Not only is this daal from Western India a one-pot wonder, it’s also packed with mouth-puckering hot, sweet and sour flavours, good protein and comforting carbs. The spicing is gentle and aromatic with star anise, cinnamon, cloves and ajwain-flecked pasta.
200goily tuver daalalso known as split pigeon peas
2 1/2Lhot water
1 1/2tbspgrated ginger
2-3green chilliesfinely chopped
1x 400g tin chopped tomatoes
Juice of two large lemons
1tbspjaggeryor brown sugar
To temper the daal:
For the chickpea pasta (dhokli)
Boil the daal in a large pot of water (around 1.5L) until very soft and tender, about 40 minutes. You can also use a pressure cooker or an Instant Pot for this if you have them. Note that it will take less time if you use the latter. Allow to cool slightly and then pass through a sieve into a large bowl to ensure a smooth, golden liquid. You can also use an immersion blender for this. Don't skip this step as a smooth consistency is what makes for a good Gujarati daal.
Give the pan a rinse and quick dry. Heat the oil in the pan and add the mustard seeds. Wait for them to crackle and then add the cumin seeds, star anise, cinnamon, cloves, curry leaves, nuts and asafoetida in quick succession. Stir briefly.
Quickly add the ginger, chillies, tomatoes, turmeric and ground cinnamon. Cook for 5 minutes and then pour in the liquid daal and 1L water. It might sizzle and splutter a little so work carefully. Season with lemon juice, salt and sugar. Simmer for 15 minutes whilst you get on with making the dough for the dhokli.
For the chickpea pasta (dhokli):
In a bowl mix all of the ingredients for the dhokli and knead into a firm, smooth dough, about 8 minutes by hand. Cover the dough with a clean, damp tea towel and rest for 10 minutes.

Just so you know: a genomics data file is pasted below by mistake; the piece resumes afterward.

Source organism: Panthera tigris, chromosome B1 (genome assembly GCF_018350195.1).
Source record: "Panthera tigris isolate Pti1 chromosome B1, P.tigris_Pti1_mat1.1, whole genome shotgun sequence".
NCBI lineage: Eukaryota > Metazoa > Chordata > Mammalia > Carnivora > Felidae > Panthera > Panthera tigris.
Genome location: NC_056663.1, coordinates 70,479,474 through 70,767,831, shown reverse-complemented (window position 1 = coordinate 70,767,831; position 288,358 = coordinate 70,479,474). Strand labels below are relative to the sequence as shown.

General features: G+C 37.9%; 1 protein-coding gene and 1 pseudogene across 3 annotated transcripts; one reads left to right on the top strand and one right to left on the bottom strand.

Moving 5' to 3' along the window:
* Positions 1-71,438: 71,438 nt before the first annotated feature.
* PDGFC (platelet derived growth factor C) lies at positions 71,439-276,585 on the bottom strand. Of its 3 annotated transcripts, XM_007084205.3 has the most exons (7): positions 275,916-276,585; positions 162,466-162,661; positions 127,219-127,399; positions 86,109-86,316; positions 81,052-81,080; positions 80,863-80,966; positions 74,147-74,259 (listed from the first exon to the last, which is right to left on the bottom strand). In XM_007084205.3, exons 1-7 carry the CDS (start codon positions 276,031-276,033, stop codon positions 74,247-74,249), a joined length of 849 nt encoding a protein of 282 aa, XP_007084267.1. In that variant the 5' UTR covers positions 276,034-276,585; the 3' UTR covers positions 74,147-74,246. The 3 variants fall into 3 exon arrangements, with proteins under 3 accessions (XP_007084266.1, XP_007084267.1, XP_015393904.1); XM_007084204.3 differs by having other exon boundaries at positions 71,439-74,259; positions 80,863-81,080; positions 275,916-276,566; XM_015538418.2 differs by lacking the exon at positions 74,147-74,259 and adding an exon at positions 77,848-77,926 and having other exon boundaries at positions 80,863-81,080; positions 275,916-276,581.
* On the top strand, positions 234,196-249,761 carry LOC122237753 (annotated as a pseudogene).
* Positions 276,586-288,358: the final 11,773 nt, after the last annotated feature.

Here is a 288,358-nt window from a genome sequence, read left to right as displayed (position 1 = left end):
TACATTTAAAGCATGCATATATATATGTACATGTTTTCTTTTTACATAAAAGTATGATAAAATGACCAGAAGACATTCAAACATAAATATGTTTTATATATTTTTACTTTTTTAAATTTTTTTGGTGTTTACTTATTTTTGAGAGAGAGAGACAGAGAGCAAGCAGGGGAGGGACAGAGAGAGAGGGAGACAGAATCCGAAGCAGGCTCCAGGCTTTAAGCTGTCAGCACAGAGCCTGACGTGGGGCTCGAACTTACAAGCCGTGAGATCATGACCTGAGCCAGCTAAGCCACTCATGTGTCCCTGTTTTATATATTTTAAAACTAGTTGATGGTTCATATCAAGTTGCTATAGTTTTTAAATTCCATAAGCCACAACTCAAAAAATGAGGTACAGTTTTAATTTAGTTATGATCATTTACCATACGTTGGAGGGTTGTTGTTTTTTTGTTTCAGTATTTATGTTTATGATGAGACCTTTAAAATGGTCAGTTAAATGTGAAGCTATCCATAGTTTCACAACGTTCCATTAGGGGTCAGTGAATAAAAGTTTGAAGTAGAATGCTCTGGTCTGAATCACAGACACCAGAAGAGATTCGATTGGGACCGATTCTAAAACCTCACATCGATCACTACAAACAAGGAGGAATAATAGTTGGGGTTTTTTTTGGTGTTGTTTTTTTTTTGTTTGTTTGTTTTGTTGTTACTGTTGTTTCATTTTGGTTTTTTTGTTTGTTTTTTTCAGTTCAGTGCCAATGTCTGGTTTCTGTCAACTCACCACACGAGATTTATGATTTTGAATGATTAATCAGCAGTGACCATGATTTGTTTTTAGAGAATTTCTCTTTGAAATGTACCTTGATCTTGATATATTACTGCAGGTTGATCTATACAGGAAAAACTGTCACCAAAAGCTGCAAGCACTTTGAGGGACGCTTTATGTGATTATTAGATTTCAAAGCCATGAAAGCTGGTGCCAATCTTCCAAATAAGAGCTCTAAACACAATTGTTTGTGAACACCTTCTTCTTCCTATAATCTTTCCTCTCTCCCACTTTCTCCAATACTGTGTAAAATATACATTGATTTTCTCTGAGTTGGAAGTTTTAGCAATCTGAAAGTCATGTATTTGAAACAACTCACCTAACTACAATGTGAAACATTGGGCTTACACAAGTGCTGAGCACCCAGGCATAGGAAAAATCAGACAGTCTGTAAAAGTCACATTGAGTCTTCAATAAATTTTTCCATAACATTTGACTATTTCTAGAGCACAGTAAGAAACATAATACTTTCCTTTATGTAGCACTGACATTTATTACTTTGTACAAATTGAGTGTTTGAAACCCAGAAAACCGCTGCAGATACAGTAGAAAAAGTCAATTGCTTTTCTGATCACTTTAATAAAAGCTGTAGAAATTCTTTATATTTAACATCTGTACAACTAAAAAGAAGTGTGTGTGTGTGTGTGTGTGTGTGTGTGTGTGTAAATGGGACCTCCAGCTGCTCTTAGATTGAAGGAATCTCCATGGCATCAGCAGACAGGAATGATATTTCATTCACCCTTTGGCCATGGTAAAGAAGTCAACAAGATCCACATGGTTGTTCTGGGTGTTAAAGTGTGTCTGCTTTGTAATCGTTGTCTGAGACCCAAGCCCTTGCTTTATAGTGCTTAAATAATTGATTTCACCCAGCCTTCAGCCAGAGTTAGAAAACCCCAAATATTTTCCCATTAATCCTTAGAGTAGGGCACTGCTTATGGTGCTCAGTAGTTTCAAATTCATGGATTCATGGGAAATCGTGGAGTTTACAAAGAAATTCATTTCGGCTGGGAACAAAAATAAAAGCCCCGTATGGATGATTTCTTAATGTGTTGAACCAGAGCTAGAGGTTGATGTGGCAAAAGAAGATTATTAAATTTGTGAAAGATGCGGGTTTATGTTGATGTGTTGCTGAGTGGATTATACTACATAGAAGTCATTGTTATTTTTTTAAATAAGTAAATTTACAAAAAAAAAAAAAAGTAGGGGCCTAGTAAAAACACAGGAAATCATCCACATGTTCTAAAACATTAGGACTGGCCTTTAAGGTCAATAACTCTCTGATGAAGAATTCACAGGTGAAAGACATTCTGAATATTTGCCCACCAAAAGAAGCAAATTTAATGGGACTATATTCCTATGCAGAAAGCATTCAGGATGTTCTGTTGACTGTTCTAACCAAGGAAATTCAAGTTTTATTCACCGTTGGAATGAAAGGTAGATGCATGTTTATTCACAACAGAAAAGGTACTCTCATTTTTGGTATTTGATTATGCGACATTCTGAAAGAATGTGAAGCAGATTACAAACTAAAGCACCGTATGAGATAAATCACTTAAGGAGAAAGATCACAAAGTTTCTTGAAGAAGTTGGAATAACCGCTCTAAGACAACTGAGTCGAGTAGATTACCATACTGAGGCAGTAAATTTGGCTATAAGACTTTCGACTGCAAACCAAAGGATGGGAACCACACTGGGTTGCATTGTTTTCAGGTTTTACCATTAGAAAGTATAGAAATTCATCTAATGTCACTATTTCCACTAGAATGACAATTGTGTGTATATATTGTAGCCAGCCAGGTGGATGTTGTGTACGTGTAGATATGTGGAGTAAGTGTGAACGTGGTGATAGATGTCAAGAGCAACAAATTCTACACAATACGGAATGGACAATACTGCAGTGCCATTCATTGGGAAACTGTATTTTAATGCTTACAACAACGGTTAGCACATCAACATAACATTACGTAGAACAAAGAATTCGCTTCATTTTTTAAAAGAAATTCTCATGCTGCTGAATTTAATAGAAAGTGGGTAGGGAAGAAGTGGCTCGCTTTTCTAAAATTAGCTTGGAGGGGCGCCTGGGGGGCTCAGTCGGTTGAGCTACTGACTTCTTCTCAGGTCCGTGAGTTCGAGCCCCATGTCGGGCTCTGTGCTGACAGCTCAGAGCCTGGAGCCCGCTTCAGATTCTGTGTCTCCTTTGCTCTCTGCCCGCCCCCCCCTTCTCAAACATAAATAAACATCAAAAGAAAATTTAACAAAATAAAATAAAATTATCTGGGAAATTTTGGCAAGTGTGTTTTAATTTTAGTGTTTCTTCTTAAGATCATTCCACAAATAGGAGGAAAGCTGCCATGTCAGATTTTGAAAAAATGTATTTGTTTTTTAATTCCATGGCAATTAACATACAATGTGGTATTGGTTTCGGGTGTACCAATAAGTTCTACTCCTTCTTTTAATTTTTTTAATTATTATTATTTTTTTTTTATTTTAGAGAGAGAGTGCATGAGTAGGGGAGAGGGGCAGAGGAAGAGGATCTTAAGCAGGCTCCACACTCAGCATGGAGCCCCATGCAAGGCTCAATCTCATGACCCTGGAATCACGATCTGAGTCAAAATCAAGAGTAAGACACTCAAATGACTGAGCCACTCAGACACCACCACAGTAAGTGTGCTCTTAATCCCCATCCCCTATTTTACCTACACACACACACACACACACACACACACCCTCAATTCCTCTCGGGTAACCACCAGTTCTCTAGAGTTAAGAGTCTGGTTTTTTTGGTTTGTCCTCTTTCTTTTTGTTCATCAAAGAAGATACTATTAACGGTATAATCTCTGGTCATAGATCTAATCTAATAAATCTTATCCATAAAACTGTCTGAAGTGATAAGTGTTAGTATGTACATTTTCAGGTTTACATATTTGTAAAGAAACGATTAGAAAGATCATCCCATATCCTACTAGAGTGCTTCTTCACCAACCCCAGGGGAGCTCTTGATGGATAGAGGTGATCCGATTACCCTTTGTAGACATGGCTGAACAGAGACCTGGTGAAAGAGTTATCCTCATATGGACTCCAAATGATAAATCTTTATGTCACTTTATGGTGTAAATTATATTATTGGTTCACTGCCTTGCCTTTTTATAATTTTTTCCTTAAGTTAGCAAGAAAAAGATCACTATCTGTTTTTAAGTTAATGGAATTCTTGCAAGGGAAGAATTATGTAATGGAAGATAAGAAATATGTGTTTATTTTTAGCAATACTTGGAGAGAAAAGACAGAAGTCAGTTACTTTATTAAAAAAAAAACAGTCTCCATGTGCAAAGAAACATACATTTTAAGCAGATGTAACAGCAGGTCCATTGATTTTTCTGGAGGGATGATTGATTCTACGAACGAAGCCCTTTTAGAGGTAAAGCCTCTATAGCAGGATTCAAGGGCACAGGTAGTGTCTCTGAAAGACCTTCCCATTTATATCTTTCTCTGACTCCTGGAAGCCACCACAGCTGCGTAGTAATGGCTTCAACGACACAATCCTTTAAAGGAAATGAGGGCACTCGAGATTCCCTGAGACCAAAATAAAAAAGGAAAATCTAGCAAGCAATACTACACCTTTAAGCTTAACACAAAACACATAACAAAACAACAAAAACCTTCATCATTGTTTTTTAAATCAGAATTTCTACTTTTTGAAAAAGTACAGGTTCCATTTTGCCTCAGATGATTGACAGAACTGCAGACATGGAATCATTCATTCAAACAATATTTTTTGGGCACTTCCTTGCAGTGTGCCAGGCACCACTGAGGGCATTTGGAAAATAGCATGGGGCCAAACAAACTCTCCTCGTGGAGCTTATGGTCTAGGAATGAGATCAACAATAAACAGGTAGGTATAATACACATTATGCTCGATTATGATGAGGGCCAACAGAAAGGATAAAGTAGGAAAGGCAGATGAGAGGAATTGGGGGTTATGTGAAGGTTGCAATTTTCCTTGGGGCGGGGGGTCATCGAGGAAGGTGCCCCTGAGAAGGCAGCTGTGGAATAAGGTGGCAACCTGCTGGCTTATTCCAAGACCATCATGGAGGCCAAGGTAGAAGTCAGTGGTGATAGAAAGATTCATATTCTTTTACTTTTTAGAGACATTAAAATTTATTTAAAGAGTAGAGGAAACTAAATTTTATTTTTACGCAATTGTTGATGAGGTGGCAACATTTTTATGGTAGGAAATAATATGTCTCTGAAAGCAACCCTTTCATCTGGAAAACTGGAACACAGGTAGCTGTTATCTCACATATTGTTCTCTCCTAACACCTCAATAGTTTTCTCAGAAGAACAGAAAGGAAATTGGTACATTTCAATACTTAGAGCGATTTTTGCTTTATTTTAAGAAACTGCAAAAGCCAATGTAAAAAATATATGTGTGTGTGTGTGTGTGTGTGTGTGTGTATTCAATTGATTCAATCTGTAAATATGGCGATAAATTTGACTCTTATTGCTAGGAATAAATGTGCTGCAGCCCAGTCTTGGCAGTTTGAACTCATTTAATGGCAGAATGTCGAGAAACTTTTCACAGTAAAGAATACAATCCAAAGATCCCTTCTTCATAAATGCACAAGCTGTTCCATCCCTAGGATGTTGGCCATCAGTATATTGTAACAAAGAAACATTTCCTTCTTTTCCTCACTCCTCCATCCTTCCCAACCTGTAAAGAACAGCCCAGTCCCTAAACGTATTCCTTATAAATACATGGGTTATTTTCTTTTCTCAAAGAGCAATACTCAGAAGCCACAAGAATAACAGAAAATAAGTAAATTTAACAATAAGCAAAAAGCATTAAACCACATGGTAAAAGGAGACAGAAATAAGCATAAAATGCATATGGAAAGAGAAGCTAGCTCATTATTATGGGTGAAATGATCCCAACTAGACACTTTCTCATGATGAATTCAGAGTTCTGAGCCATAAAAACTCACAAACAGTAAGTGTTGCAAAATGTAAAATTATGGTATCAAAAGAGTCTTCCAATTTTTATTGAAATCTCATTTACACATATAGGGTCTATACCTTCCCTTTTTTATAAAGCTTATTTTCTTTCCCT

Divide the dough into four portions and roll out (using extra plain flour) into something resembling a thick chapatti, around 2mm thick. Cut the dough lengthways from the left, and then across from the right, into diamond shapes. TIP: I use a pizza cutter for quick and clean shapes. Set aside and repeat for the rest of the dough. You'll have a few scraps of dough at the edges of each round. You can add them in as they are.
Bring the daal to a rapid rolling boil and one by one drop in all the diamond shaped dhoklis. Remember to keep the daal at a constant rolling boil so the dhokli don't stick to the bottom of the pan. Stir them gently to avoid sticking. You may need to add extra boiling water as it is likely to thicken while the dhokli is cooking. This is normal. When you have done taste it to make sure it's spicy, sweet and sour.
Ladle into bowls and top with fresh coriander.
Pack leftovers away into an airtight container and store in the fridge for up to 48 hours. The Daal Dhokli will thicken once cool so when reheating, you'll need to add some extra water to bring it back to a stew-like consistency. Reheat in a saucepan, stirring often to avoid sticking.Freeze leftovers in an airtight container for up to 3 months.